Sold at Sotheby’s 22 April 2010
A LOUIS XV STYLE GILT-BRONZE MOUNTED MAHOGANY AND SATINÉ BUREAU PLAT AFTER THE MODEL ATTRIBUTED TO JOSEPH BAUMHAUER
PARIS, CIRCA 1880-85
the frieze fitted with three drawers, the far right drawer with a coffre fort, opposed by three dummy drawers, the underside with two branded stamps A BEURDELEY / A PARIS.
height 30 1/2 in.; width 4 ft. 11 1/4 in.; depth 31 1/2 in.
77.5 cm; 150.5 cm; 80 cm
See Pradère, A., French Furniture Makers, ed. du Chêne, Paris, 1989, p. 232, pl. 233 for the black and white illustration of this model formerly from the Kotschoubey collection and now in the Louvre.
The present desk is a copy of the18th century model attributed to Joseph Baumhauer and thought to have belongued to Empress Catherine II of Russia see: Connaissance des Arts, Numéro 157, Mars 1965, pp. 83-89 (illustrated) p. 88, fig.12.
Alfred Beurdeley (1808-1882) Specialized in reproducing the most magnificent articles from the Garde Meuble National. The firm exhibited and won awards at all of the major international exhibitions during the second half of the 19th century. The quality and skill employed in production was of exceptional quality. The firm produced hand-chased and mercury gilded ormolu mounts, which were often difficult to distinguish from late 18th century examples, and were considered the finest in Paris. The firm was pioneered by Jean Beurdeley (1772-1853), later managed by his son Louis-Auguste-Alfred, and who finally imparted it to his son Alfred-Emmanuel-Louis in 1875. The firm was established at 32 Rue Louis-Le-Grand, and also owned pavillion de Hanovre, where the firm was based while Alfred-Emmanuel-Louis added two additional workshops at 20 and 24 Rue Dautancourt. The company’s workshops closed in 1895 and Beurdeley’s stock was sold at a number of auctions conducted by the Galerie Georges Petit of Paris. Two auction catalogues of the collection were published in 1895 and sales were held between March 6-8 and May 27-28, of that year.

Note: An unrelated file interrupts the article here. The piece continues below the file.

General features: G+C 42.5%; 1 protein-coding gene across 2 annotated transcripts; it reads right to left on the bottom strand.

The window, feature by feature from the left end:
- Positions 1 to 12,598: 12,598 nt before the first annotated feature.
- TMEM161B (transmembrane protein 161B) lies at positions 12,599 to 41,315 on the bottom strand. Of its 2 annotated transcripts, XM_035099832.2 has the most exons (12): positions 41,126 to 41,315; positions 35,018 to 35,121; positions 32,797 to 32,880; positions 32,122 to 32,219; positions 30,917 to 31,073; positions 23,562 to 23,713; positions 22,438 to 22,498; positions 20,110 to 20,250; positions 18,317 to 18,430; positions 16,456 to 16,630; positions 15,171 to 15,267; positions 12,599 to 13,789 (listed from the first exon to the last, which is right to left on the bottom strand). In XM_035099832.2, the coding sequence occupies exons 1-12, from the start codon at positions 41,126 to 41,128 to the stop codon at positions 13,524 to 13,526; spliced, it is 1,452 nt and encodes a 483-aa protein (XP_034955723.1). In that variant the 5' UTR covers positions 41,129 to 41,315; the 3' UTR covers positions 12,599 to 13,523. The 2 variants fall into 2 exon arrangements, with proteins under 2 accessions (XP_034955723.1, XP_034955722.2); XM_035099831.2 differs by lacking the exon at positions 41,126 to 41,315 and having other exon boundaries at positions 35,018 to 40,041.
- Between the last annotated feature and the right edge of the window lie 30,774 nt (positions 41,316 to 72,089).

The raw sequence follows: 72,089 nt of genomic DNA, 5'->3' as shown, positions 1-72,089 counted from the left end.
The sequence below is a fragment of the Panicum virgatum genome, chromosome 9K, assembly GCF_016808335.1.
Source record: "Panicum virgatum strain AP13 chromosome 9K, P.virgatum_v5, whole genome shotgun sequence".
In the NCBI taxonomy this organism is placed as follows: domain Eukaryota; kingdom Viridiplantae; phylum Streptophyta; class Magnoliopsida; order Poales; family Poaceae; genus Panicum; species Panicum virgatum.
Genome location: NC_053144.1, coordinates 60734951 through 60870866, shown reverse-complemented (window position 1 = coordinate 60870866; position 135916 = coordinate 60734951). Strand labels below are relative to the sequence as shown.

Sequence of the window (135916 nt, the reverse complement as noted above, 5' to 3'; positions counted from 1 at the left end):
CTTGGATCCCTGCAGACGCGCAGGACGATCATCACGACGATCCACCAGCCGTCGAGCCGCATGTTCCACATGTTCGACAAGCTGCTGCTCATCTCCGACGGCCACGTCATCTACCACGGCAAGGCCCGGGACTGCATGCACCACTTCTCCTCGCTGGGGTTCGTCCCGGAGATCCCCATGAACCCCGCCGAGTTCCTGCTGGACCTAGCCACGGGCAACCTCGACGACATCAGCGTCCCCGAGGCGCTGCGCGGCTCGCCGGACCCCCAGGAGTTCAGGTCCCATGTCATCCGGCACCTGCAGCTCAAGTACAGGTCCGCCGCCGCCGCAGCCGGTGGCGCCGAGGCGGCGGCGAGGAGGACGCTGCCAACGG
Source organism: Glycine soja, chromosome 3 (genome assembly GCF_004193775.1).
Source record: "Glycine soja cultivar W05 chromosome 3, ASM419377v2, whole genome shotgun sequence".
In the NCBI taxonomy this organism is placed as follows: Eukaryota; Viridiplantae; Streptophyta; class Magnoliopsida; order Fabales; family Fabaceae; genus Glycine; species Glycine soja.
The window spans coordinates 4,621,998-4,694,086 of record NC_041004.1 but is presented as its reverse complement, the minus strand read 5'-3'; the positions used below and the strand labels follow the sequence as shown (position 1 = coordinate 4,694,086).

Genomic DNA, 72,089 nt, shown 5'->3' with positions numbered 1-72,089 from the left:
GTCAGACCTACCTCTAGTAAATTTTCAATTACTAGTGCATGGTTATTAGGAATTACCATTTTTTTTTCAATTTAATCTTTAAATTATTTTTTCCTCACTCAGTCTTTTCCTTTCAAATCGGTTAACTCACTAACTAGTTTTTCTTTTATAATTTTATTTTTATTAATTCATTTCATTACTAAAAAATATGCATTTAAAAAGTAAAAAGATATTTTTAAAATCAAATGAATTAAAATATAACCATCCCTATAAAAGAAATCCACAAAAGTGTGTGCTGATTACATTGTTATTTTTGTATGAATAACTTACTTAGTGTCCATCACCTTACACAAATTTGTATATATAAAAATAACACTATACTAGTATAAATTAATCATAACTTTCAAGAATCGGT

Joseph Baumhauer (d. 1772), ébéniste privilégie du Roi circa 1749, otherwise know as Joseph, had German origins and settled in Paris before 1745. Although he was not a maître, he often stamped his pieces Joseph and had a highly successful workshop in rue du Faubourg-Saint-Antoine. An inventory taken after his death reveals that he produce very few pieces, around fifteen in all, in the process of being constructed and considering the size of his business it would seem to indicate that he worked mainly on commission or for the marchands-merciers. Joseph’s clientèle included the French aristocrats as well as Austrian and Russian clients, a number of his important pieces in the rococo style being in the Hermitage.